Oh, the wretched topic of death, such a frustrating interloper, especially at Christmas, damn you. Alas, there is no point in pretending that we improve with age. In his colossal autobiography, Ben Hecht expressed the ageing process thus: “the years diminish us, time rots our body, cools our blood, darkens our brain, and, like a furtive embalmer, prepares our bodies for the winding sheet.” All too often, humans exit the process prematurely; on Saturday, the uber-agent, my old friend Addison Cresswell, checked out at the height of his power, just as Santa was coordinating the settings on his SatNav. Addi’s death was heartbreaking for his loved ones, sad for his legions of friends and acquaintances.
Bad news travels fast: Addison’s demise percolated through Facebook and Twitter like a ruptured reservoir of sadness. Folk etched moving epigraphs on a host of social sites, a community stunned into stupefaction. This unexpected shock unified the comedy universe, many finding solace celebrating his memory. Some were immobilised by a deepsense of loss; others recognised a more remarkable full stop to a significant chapter. These flickering chronologies passionately accumulated into a string of lyrical memoires about his largesse and contradictions.
Beyonce’s new iTunes record—the singer’s album broke a million sales in six days on Wednesday—should be a lesson not only to pop stars but to anyone with a message to get across. The singer released the album entirely without prior fanfare, tossing it onto iTunes with a casual insouciance. It was a masterclass in cutting through the general PR melee and of course, a conscious purpose of control.
Beyonce’s people have said the release was all about talking directly to the fans without interference from the media. A fun idea, but not likely to be of much use to artists who’ve not had millions of dollars spent on their promotion over the years. The more important point to draw from it for PR pixies is how shouting loudly just doesn’t work any more. Nobody can hear!
The sorry tale of Nigella Lawson and Charles Saatchi should teach us some valuable lessons about the climate we operate in these days as businesses and brands. In this story we have a clear example of how a 24/7 news agenda fuels turbo charged and emotional reactions from the crowd – #teamnigella – and enough sympathy (for now at least) to skew any real perspective.
Not only that, but we also see how quickly brands are able to react to the idea of being written off. A skill that is becoming increasingly valuable in the furnace of media opprobrium. Kate Moss, BP, Ryan Air, Elton John, Virgin Trains and Twitter are all example of “brands” who have recovered from attack and moved on. The vicissitudes of the age did not crush these mass market icons. Why?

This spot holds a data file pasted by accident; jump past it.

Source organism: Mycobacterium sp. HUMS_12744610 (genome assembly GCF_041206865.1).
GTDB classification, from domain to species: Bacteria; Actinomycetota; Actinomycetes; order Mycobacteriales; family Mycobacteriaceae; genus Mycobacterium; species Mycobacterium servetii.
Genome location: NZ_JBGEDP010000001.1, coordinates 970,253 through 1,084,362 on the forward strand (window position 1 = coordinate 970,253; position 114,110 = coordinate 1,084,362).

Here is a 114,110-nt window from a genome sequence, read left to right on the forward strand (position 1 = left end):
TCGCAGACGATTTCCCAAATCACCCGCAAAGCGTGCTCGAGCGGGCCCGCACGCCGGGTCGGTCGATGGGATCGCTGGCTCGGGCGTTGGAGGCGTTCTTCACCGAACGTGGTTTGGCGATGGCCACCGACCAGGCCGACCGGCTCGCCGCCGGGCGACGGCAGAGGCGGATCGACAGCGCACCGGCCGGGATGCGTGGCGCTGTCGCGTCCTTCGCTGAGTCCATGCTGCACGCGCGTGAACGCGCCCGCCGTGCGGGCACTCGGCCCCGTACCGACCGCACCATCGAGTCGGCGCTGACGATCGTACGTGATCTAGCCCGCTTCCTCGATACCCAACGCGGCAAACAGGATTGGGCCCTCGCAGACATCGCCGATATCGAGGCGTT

Well we are a “transmissive” society. Consumers don’t look up from the mesmeric power of their devices, so many are onto the next brand or story after they have erroneously dismissed the brand in trouble. In other words, we actually don’t enter into a dialogue. We don’t look up. We fail to discriminate in the moment as we digest the mass of information. This lack of consideration and reflection results in the transmission of undigested information. It’s a never ending circle for a moment or two. Then momentum changes…
Get your story straight before you pick up the phone:
Always true, this one, but especially nowadays when a journalist might be live tweeting your conversation as it happens. A plaintive ”off the record, right?” just won’t cut it.
Get the right team for the job:
Today’s PR industry incorporates dozens of diverse skills. Make sure you wow clients at pitches with a few carefully selected specialists.
Catchy wording goes a long way:
Whatever you’ve heard, copywriting isn’t a dying art. In an age where consumers write more every day than at any point in recent history, a great line or memorable name can make all the difference to the way your message spreads.
Never underestimate the power of a freebie:
However sophisticated your audience might think they are, nobody can resist a freebie. With the growing popularity of the ‘freemium’ model first thrust into the mainstream by online games company Zynga, getting people to buy your product is increasingly about giving a bit of it away first.
You can’t hide your corporate ties:
When The Simpsons got Banksy to direct their intro, he used the platform to critique the shady practices of the US merchandising industry. Not everyone is an anti-capitalist megastar, but they do all now have platforms, and no matter how edgy you pretend to be, they’ll expose you for who you really are given half a chance.
Prepare your client before a live TV appearance:
Even the most boisterous boardroom warrior is capable of clamming up in front of the camera. Now that 24 hour news and online bulletins demand a near constant supply of pithy soundbites, be sure to run through likely lines of questioning and prepare a script before sending your boy or girl out there.
Numbers are your friend:
Word a survey carefully and it will say whatever you want it to.
Never underestimate the inspirational power of a maverick:
Your rival may be sloppy, derivative or unethical, but if they’ve got a charismatic frontman they may have the edge. Seek out inspirational individuals within your client’s business who can give their brilliance a human touch.
Don’t try and jump on every bandwagon that comes along: